system. Considering how the show ended, I’d say that her name is more than ever
accurate… Love you Root, you classy, sassy, badass cinnamon roll.

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10. Now, this
cool trick that we use at work with my colleagues of the IT department: neodym
magnets taken from (old) hard drives are some of of strongest magnets you can
find. They’re so strong we use them to
fix screwdrivers to the wall but they can also mess with electronic devices.
This trick was used by Root in 5×07 to open doors which had an electronic lock.
Root, you badass geek, forever in my heart.

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I’m choosing to stop here because there’s just too much awesome accurate tech stuff in this amazing show to count!

If some people want to add to the list, or discuss it, I’d love to know your thoughts! [Geekmode == OFF]

First addition to this list by ellainthetardis:

11. When writing code, everything must follow a specific order, otherwise the code will act up and don’t know what to do. Think of HTML and CSS codes, which are what you see in web browsers every day!

The element in an HTML file (or root element) tells all the other elements in the code what to do. What order they should appear in, what to make certain things look like, etc.

So my first thought when I saw Root’s chosen name was this: like the person before me said, Root considers herself a superuser. Add to that the fact that she thinks she’s superior to everyone else, even Harold. Like a code in a string of HTML, she loves telling others what to do and expects them to follow her commands.

She’s always saying “Trust me” because she actually knows what’s the better option here. And also, because even though she thinks (knows) her mind is superior, she is still asking for other people to really believe in her. (And now I’m gonna go cry. Excuse me.)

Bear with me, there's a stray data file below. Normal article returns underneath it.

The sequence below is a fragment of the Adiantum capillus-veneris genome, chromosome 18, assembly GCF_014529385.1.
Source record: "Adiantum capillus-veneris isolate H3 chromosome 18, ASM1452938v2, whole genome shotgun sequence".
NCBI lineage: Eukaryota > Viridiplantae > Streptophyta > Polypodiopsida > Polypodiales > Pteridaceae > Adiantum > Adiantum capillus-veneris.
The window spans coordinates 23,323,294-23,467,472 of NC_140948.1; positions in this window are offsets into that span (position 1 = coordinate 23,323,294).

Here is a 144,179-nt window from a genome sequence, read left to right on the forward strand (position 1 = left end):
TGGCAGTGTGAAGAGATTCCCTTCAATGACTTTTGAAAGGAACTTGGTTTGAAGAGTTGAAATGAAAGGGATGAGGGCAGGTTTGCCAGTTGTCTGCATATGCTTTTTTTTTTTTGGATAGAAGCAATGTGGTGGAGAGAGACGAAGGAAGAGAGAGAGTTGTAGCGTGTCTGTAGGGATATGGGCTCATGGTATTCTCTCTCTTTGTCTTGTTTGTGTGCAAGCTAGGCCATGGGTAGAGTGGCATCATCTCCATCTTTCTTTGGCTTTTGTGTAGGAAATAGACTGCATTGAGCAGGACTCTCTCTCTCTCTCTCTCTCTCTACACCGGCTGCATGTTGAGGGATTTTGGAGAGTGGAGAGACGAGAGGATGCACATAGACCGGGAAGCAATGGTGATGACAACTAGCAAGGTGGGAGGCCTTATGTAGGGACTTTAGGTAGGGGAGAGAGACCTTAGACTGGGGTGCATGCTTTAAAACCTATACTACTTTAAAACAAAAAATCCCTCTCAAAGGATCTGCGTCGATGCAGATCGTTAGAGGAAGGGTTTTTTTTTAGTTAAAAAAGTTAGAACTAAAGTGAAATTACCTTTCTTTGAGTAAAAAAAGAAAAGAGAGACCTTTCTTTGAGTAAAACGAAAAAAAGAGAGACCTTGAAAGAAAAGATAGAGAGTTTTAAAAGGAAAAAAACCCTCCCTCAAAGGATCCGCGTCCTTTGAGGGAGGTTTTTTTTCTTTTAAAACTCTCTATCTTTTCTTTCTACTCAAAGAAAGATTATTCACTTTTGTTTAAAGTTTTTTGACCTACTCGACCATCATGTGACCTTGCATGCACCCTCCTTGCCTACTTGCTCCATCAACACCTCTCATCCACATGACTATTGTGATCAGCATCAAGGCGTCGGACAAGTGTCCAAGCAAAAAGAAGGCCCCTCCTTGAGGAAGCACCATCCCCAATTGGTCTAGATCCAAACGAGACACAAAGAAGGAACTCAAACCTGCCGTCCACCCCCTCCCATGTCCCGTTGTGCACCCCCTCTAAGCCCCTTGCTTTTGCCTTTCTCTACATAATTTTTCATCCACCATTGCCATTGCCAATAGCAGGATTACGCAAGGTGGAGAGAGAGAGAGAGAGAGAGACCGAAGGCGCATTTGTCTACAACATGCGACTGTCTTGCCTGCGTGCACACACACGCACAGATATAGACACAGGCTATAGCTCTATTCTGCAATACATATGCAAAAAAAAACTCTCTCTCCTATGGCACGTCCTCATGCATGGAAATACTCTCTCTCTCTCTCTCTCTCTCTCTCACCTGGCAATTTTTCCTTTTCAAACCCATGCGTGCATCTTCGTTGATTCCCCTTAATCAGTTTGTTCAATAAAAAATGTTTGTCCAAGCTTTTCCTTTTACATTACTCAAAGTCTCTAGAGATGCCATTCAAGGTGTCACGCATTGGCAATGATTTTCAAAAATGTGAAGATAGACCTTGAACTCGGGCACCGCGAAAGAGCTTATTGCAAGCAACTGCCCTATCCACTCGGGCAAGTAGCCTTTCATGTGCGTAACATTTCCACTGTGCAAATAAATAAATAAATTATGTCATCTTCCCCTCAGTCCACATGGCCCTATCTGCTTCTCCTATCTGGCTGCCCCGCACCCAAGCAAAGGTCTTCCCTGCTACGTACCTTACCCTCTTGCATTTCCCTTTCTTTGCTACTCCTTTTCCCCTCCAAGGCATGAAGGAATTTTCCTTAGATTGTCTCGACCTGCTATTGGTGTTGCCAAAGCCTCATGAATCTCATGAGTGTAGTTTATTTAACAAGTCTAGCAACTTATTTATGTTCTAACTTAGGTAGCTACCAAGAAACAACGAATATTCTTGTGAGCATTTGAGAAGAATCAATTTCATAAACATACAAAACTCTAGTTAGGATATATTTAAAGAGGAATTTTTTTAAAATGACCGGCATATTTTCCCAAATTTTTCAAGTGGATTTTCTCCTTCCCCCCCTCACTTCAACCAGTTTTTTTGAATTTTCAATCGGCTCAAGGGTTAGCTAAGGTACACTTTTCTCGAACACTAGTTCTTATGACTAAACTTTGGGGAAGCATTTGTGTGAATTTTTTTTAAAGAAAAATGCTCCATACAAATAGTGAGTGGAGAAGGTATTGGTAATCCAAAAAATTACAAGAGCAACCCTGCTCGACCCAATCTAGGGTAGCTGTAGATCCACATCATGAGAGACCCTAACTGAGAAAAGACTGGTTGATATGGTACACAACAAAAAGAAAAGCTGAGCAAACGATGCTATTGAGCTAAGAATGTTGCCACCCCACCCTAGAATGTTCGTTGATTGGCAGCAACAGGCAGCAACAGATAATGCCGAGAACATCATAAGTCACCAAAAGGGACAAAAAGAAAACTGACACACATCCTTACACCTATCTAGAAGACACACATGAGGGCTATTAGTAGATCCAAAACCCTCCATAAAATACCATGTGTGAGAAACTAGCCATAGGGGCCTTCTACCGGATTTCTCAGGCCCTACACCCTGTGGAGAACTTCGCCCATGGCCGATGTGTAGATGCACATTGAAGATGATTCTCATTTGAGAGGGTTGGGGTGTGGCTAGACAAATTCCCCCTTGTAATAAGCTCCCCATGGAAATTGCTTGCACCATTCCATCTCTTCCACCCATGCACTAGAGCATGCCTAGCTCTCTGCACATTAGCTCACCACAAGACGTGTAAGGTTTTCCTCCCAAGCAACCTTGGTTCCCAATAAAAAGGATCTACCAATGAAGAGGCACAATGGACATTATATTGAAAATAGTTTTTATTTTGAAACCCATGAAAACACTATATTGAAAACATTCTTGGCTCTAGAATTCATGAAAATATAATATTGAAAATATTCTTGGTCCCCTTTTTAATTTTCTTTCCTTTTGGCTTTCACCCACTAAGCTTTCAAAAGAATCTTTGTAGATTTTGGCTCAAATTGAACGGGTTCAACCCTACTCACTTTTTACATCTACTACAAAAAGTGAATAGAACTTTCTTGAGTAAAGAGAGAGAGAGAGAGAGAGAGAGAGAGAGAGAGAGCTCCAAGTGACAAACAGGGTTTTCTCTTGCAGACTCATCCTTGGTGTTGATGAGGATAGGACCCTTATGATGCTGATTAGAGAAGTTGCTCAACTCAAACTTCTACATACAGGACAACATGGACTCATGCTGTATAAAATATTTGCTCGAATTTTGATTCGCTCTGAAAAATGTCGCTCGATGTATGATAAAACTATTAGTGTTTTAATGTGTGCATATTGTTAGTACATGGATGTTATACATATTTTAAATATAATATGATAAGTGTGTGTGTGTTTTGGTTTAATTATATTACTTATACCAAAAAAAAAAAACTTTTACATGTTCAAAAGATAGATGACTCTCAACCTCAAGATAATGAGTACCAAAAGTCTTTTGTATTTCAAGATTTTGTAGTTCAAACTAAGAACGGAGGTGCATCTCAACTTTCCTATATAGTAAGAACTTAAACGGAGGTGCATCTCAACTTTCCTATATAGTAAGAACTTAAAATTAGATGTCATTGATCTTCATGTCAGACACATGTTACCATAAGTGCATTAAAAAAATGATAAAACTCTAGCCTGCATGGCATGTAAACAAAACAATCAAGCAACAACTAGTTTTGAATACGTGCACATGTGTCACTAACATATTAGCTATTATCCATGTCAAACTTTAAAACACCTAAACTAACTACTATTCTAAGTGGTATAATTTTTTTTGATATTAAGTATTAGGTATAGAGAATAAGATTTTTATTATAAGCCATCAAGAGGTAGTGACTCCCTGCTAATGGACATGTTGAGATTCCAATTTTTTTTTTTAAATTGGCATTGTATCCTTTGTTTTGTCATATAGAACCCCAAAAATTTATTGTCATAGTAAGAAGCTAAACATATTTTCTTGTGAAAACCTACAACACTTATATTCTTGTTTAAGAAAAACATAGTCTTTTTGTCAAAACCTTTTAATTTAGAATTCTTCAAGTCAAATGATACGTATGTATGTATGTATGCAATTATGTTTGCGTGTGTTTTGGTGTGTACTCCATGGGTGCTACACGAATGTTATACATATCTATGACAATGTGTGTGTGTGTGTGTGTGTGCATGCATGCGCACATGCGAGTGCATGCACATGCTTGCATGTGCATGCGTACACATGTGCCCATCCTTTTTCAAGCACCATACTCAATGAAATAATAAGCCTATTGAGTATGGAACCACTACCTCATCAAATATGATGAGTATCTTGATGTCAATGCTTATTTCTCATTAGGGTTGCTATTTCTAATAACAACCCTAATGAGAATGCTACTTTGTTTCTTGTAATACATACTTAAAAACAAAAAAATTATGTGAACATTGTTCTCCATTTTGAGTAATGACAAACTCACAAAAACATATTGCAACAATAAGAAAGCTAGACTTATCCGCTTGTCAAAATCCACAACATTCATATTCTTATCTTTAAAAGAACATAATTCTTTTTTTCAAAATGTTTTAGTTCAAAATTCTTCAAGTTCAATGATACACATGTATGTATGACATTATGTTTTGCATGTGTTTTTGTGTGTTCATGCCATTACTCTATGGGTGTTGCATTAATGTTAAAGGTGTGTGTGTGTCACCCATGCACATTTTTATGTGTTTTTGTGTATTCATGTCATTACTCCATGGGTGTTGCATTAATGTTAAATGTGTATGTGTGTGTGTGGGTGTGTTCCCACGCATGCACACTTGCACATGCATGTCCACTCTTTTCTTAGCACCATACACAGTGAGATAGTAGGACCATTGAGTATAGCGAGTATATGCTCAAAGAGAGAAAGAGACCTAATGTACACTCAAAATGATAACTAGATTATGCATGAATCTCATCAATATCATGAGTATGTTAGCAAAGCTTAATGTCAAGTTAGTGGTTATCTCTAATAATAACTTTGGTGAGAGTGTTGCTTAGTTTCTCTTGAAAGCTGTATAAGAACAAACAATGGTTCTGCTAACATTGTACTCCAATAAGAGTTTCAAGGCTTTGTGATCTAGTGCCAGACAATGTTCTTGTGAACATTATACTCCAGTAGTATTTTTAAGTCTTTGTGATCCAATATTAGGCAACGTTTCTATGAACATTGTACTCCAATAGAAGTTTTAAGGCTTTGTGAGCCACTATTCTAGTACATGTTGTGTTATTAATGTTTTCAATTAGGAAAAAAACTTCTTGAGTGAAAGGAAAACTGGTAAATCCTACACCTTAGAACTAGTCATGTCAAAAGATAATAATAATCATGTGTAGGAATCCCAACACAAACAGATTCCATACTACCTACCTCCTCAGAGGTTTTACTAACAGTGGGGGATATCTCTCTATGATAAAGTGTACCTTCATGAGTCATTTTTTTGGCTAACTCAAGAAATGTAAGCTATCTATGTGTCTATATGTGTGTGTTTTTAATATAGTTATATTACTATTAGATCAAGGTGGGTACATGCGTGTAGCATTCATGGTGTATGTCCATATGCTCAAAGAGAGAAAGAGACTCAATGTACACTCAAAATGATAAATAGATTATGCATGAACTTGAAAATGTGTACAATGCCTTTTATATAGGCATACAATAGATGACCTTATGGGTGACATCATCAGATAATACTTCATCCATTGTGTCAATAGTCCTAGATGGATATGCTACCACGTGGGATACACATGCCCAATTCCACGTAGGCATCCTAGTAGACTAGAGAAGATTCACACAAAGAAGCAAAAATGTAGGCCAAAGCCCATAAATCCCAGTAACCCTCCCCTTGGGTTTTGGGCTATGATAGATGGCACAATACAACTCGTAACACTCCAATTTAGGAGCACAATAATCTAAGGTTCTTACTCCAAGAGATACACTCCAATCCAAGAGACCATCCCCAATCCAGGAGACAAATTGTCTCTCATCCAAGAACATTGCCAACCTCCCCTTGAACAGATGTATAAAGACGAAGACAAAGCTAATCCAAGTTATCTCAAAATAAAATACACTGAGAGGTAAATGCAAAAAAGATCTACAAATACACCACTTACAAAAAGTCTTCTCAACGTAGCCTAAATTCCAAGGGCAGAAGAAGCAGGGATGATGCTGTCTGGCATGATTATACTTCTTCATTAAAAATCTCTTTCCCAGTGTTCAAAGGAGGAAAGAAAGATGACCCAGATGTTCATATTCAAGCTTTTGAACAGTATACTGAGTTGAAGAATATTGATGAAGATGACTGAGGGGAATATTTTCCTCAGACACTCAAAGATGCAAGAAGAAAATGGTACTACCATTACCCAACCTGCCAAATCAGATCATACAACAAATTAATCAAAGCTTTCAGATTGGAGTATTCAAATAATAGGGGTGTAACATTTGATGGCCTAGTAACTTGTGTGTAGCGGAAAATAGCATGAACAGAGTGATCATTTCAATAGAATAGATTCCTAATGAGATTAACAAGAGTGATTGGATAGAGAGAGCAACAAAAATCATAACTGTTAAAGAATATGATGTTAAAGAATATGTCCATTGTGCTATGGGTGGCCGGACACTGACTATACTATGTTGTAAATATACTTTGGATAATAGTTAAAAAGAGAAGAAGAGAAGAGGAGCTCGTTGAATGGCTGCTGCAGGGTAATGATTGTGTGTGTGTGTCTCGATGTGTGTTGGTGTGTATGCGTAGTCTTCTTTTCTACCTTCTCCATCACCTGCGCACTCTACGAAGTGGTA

About POI’s accuracy on technology 2.0 is now posted! It’s here : x

julesbeauchamp: Notting Hill: Ch.2 – “Two Time’s A…

julesbeauchamp:

Notting Hill: Ch.2 – “Two Time’s A Charm” 

a/n: Thank you so much for the lovely response on ch.1! I’m so happy you’re enjoying this and I can’t wait to share more. I don’t have much written ahead, either, so I don’t have a schedule, I’ll just post as I go, I think. Enjoy! 

To say Jamie couldn’t concentrate on his tasks at the bookshop would be an understatement. No matter what he did, or what he was supposed to be doing, his mind was clogged by the thoughts of a certain Claire Beauchamp. 

To begin with, he couldn’t believe that, of all people, she walked inside his shop. And to make matters worse, he was pretty sure he had just fallen in love with her. He knew how stupid it sounded and yet, it was the reality of his situation. He was also very aware no one would believe she was even in the bookstore, in the first place.